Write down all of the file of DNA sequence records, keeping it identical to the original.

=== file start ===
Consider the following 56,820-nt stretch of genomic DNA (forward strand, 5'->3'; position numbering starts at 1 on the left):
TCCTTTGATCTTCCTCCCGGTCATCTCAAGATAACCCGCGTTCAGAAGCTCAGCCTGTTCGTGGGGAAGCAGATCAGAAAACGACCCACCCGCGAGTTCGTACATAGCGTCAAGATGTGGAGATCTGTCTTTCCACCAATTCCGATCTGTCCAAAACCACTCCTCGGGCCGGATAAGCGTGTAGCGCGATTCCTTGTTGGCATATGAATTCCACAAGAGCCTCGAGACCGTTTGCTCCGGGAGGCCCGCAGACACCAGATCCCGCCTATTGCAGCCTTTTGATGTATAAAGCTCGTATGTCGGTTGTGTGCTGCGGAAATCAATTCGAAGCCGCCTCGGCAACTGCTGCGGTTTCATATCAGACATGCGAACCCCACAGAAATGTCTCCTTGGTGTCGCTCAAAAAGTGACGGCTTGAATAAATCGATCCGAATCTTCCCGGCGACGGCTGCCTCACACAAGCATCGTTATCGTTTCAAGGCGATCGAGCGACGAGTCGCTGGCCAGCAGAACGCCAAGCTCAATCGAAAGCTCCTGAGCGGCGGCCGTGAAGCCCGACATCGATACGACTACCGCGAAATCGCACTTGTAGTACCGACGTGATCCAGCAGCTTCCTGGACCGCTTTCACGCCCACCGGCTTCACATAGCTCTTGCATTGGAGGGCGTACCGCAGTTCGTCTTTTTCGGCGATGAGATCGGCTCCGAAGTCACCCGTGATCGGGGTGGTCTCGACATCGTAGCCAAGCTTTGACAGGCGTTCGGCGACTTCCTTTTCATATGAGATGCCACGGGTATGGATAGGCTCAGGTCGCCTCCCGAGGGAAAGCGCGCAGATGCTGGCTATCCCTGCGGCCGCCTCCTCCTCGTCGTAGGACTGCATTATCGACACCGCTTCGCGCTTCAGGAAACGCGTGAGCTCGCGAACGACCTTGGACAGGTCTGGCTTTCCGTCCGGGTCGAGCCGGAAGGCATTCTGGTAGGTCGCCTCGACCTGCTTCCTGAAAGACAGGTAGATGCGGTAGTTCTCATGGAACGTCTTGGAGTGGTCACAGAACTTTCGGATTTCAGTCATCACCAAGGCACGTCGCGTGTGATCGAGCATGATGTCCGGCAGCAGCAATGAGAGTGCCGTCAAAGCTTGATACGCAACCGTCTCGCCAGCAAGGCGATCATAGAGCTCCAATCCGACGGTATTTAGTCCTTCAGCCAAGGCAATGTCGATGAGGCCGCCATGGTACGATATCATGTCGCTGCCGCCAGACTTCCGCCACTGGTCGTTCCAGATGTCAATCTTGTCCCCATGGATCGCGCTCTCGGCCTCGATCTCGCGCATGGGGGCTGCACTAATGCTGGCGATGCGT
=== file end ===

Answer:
Consider the following 56,820-nt stretch of genomic DNA (forward strand, 5'->3'; position numbering starts at 1 on the left):
TCCTTTGATCTTCCTCCCGGTCATCTCAAGATAACCCGCGTTCAGAAGCTCAGCCTGTTCGTGGGGAAGCAGATCAGAAAACGACCCACCCGCGAGTTCGTACATAGCGTCAAGATGTGGAGATCTGTCTTTCCACCAATTCCGATCTGTCCAAAACCACTCCTCGGGCCGGATAAGCGTGTAGCGCGATTCCTTGTTGGCATATGAATTCCACAAGAGCCTCGAGACCGTTTGCTCCGGGAGGCCCGCAGACACCAGATCCCGCCTATTGCAGCCTTTTGATGTATAAAGCTCGTATGTCGGTTGTGTGCTGCGGAAATCAATTCGAAGCCGCCTCGGCAACTGCTGCGGTTTCATATCAGACATGCGAACCCCACAGAAATGTCTCCTTGGTGTCGCTCAAAAAGTGACGGCTTGAATAAATCGATCCGAATCTTCCCGGCGACGGCTGCCTCACACAAGCATCGTTATCGTTTCAAGGCGATCGAGCGACGAGTCGCTGGCCAGCAGAACGCCAAGCTCAATCGAAAGCTCCTGAGCGGCGGCCGTGAAGCCCGACATCGATACGACTACCGCGAAATCGCACTTGTAGTACCGACGTGATCCAGCAGCTTCCTGGACCGCTTTCACGCCCACCGGCTTCACATAGCTCTTGCATTGGAGGGCGTACCGCAGTTCGTCTTTTTCGGCGATGAGATCGGCTCCGAAGTCACCCGTGATCGGGGTGGTCTCGACATCGTAGCCAAGCTTTGACAGGCGTTCGGCGACTTCCTTTTCATATGAGATGCCACGGGTATGGATAGGCTCAGGTCGCCTCCCGAGGGAAAGCGCGCAGATGCTGGCTATCCCTGCGGCCGCCTCCTCCTCGTCGTAGGACTGCATTATCGACACCGCTTCGCGCTTCAGGAAACGCGTGAGCTCGCGAACGACCTTGGACAGGTCTGGCTTTCCGTCCGGGTCGAGCCGGAAGGCATTCTGGTAGGTCGCCTCGACCTGCTTCCTGAAAGACAGGTAGATGCGGTAGTTCTCATGGAACGTCTTGGAGTGGTCACAGAACTTTCGGATTTCAGTCATCACCAAGGCACGTCGCGTGTGATCGAGCATGATGTCCGGCAGCAGCAATGAGAGTGCCGTCAAAGCTTGATACGCAACCGTCTCGCCAGCAAGGCGATCATAGAGCTCCAATCCGACGGTATTTAGTCCTTCAGCCAAGGCAATGTCGATGAGGCCGCCATGGTACGATATCATGTCGCTGCCGCCAGACTTCCGCCACTGGTCGTTCCAGATGTCAATCTTGTCCCCATGGATCGCGCTCTCGGCCTCGATCTCGCGCATGGGGGCTGCACTAATGCTGGCGATGCGT